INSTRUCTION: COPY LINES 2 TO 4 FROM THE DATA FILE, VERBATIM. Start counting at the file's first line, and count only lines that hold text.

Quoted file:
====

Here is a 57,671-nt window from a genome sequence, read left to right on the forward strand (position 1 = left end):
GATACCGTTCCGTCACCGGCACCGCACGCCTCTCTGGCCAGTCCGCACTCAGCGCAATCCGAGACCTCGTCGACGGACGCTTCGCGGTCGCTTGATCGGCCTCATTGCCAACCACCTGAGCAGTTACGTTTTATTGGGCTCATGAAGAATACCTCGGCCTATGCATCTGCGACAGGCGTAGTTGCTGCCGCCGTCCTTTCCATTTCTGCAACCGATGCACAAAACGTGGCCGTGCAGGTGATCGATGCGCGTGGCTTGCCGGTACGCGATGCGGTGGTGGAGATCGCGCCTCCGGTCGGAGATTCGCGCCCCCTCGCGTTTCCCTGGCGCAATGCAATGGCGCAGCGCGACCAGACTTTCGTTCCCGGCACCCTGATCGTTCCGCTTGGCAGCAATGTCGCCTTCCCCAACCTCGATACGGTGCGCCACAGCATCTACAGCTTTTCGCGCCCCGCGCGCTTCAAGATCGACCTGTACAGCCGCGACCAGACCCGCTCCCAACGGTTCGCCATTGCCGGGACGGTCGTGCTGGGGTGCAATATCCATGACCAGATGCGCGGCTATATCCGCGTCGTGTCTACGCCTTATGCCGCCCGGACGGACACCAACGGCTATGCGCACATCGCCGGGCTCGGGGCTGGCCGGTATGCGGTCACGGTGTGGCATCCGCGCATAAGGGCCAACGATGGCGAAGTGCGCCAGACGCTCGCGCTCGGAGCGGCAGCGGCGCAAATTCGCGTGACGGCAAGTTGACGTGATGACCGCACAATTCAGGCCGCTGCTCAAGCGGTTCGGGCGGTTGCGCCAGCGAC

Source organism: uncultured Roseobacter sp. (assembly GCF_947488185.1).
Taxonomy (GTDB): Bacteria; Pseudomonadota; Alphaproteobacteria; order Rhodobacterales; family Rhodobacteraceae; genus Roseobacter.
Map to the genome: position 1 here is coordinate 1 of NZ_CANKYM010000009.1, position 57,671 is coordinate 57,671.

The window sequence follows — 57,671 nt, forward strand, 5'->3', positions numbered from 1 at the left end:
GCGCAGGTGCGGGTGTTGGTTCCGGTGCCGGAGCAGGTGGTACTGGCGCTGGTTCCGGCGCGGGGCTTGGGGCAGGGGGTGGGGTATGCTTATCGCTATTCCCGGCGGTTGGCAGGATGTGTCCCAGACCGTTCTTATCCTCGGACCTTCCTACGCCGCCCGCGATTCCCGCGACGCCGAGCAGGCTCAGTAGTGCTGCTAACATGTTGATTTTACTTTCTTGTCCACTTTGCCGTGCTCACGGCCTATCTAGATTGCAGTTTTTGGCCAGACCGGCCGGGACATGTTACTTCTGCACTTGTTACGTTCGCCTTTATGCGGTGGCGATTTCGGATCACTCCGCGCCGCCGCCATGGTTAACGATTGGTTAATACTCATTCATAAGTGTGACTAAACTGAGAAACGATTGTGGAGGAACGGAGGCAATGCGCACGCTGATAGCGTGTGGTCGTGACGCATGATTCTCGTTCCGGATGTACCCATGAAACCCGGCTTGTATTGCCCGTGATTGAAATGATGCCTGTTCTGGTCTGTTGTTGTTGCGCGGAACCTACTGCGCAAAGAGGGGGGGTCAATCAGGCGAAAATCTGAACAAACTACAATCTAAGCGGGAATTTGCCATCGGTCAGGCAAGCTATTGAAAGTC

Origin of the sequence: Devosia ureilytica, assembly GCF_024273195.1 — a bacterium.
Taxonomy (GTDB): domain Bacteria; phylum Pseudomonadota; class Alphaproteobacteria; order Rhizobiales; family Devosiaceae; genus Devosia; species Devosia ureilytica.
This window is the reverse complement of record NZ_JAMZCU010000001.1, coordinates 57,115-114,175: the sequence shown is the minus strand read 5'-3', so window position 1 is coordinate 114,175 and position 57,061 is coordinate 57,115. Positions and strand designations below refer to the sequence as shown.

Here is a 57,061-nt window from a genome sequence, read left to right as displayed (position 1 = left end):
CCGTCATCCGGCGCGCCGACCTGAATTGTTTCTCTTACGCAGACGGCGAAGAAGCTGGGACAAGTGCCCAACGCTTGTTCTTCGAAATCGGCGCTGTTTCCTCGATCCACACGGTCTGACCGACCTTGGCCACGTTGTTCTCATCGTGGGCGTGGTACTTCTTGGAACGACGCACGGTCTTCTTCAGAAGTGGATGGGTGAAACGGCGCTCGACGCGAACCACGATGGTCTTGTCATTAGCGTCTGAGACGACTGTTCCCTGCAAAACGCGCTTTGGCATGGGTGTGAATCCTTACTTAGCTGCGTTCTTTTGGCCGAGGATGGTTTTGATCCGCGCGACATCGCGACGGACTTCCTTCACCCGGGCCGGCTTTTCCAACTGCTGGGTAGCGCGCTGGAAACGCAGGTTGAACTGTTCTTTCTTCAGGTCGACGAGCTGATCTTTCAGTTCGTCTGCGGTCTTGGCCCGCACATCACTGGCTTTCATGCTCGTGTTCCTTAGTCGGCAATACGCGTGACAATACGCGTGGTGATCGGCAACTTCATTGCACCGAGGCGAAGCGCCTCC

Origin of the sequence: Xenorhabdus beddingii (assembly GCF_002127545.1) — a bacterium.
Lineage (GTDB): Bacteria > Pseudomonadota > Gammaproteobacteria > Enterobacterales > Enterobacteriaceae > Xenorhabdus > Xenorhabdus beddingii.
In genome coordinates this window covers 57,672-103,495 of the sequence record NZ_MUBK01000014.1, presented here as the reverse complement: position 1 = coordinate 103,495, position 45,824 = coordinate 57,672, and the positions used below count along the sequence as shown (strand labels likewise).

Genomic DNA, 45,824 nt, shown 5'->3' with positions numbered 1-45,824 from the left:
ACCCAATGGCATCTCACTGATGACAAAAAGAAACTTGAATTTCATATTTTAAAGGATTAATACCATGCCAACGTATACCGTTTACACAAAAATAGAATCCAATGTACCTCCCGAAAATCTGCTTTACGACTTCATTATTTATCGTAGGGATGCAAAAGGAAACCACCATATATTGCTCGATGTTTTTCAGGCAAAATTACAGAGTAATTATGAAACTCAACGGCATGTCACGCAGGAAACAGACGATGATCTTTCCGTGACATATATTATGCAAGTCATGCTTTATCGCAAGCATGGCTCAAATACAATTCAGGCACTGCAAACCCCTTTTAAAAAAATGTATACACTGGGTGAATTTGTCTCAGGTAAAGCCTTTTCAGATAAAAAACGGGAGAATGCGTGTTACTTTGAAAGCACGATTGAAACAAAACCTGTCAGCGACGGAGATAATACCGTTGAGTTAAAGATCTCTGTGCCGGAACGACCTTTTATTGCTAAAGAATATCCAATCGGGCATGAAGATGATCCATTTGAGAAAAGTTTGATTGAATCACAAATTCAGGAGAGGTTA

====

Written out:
GATACCGTTCCGTCACCGGCACCGCACGCCTCTCTGGCCAGTCCGCACTCAGCGCAATCCGAGACCTCGTCGACGGACGCTTCGCGGTCGCTTGATCGGCCTCATTGCCAACCACCTGAGCAGTTACGTTTTATTGGGCTCATGAAGAATACCTCGGCCTATGCATCTGCGACAGGCGTAGTTGCTGCCGCCGTCCTTTCCATTTCTGCAACCGATGCACAAAACGTGGCCGTGCAGGTGATCGATGCGCGTGGCTTGCCGGTACGCGATGCGGTGGTGGAGATCGCGCCTCCGGTCGGAGATTCGCGCCCCCTCGCGTTTCCCTGGCGCAATGCAATGGCGCAGCGCGACCAGACTTTCGTTCCCGGCACCCTGATCGTTCCGCTTGGCAGCAATGTCGCCTTCCCCAACCTCGATACGGTGCGCCACAGCATCTACAGCTTTTCGCGCCCCGCGCGCTTCAAGATCGACCTGTACAGCCGCGACCAGACCCGCTCCCAACGGTTCGCCATTGCCGGGACGGTCGTGCTGGGGTGCAATATCCATGACCAGATGCGCGGCTATATCCGCGTCGTGTCTACGCCTTATGCCGCCCGGACGGACACCAACGGCTATGCGCACATCGCCGGGCTCGGGGCTGGCCGGTATGCGGTCACGGTGTGGCATCCGCGCATAAGGGCCAACGATGGCGAAGTGCGCCAGACGCTCGCGCTCGGAGCGGCAGCGGCGCAAATTCGCGTGACGGCAAGTTGACGTGATGACCGCACAATTCAGGCCGCTGCTCAAGCGGTTCGGGCGGTTGCGCCAGCGAC

Source organism: uncultured Roseobacter sp. (assembly GCF_947488185.1).
Taxonomy (GTDB): Bacteria; Pseudomonadota; Alphaproteobacteria; order Rhodobacterales; family Rhodobacteraceae; genus Roseobacter.